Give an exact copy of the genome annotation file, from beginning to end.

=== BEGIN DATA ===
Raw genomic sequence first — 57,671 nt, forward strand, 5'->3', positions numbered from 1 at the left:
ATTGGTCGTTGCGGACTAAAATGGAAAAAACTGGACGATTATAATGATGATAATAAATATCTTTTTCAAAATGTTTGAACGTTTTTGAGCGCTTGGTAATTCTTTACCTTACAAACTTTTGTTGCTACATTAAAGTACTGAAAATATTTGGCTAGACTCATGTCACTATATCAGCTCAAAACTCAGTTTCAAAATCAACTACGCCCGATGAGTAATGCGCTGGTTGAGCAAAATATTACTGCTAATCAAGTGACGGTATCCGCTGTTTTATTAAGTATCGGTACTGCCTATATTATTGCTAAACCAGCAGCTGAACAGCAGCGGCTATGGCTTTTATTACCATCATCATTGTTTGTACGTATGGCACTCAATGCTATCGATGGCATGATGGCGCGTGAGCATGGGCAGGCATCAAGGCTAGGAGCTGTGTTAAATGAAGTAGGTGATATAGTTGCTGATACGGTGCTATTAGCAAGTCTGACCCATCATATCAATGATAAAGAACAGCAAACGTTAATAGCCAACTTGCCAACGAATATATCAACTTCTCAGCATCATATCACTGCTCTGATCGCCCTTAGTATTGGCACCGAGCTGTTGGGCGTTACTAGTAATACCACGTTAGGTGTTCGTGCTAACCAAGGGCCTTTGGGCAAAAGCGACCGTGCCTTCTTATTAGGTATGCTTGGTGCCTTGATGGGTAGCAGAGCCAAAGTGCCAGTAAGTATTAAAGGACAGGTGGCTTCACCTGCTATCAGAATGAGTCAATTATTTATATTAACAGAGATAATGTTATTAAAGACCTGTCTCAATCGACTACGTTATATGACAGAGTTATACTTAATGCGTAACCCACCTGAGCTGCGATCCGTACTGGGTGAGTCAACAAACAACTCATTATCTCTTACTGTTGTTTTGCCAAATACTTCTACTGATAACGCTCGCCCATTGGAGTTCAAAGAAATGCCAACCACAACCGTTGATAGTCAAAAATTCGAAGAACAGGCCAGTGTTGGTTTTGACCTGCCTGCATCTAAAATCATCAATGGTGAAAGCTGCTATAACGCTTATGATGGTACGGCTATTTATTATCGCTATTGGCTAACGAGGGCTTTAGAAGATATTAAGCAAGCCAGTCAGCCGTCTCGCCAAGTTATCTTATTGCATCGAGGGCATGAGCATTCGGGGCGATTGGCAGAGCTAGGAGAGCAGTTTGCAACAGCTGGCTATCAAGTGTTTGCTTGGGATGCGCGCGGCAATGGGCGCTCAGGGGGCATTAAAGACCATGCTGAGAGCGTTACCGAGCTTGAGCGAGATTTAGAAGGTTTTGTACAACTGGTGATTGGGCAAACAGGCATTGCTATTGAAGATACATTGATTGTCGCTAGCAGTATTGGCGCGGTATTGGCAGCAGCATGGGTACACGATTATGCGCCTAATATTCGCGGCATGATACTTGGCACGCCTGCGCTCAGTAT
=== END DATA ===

Raw genomic sequence first — 57,671 nt, forward strand, 5'->3', positions numbered from 1 at the left:
ATTGGTCGTTGCGGACTAAAATGGAAAAAACTGGACGATTATAATGATGATAATAAATATCTTTTTCAAAATGTTTGAACGTTTTTGAGCGCTTGGTAATTCTTTACCTTACAAACTTTTGTTGCTACATTAAAGTACTGAAAATATTTGGCTAGACTCATGTCACTATATCAGCTCAAAACTCAGTTTCAAAATCAACTACGCCCGATGAGTAATGCGCTGGTTGAGCAAAATATTACTGCTAATCAAGTGACGGTATCCGCTGTTTTATTAAGTATCGGTACTGCCTATATTATTGCTAAACCAGCAGCTGAACAGCAGCGGCTATGGCTTTTATTACCATCATCATTGTTTGTACGTATGGCACTCAATGCTATCGATGGCATGATGGCGCGTGAGCATGGGCAGGCATCAAGGCTAGGAGCTGTGTTAAATGAAGTAGGTGATATAGTTGCTGATACGGTGCTATTAGCAAGTCTGACCCATCATATCAATGATAAAGAACAGCAAACGTTAATAGCCAACTTGCCAACGAATATATCAACTTCTCAGCATCATATCACTGCTCTGATCGCCCTTAGTATTGGCACCGAGCTGTTGGGCGTTACTAGTAATACCACGTTAGGTGTTCGTGCTAACCAAGGGCCTTTGGGCAAAAGCGACCGTGCCTTCTTATTAGGTATGCTTGGTGCCTTGATGGGTAGCAGAGCCAAAGTGCCAGTAAGTATTAAAGGACAGGTGGCTTCACCTGCTATCAGAATGAGTCAATTATTTATATTAACAGAGATAATGTTATTAAAGACCTGTCTCAATCGACTACGTTATATGACAGAGTTATACTTAATGCGTAACCCACCTGAGCTGCGATCCGTACTGGGTGAGTCAACAAACAACTCATTATCTCTTACTGTTGTTTTGCCAAATACTTCTACTGATAACGCTCGCCCATTGGAGTTCAAAGAAATGCCAACCACAACCGTTGATAGTCAAAAATTCGAAGAACAGGCCAGTGTTGGTTTTGACCTGCCTGCATCTAAAATCATCAATGGTGAAAGCTGCTATAACGCTTATGATGGTACGGCTATTTATTATCGCTATTGGCTAACGAGGGCTTTAGAAGATATTAAGCAAGCCAGTCAGCCGTCTCGCCAAGTTATCTTATTGCATCGAGGGCATGAGCATTCGGGGCGATTGGCAGAGCTAGGAGAGCAGTTTGCAACAGCTGGCTATCAAGTGTTTGCTTGGGATGCGCGCGGCAATGGGCGCTCAGGGGGCATTAAAGACCATGCTGAGAGCGTTACCGAGCTTGAGCGAGATTTAGAAGGTTTTGTACAACTGGTGATTGGGCAAACAGGCATTGCTATTGAAGATACATTGATTGTCGCTAGCAGTATTGGCGCGGTATTGGCAGCAGCATGGGTACACGATTATGCGCCTAATATTCGCGGCATGATACTTGGCACGCCTGCGCTCAGTAT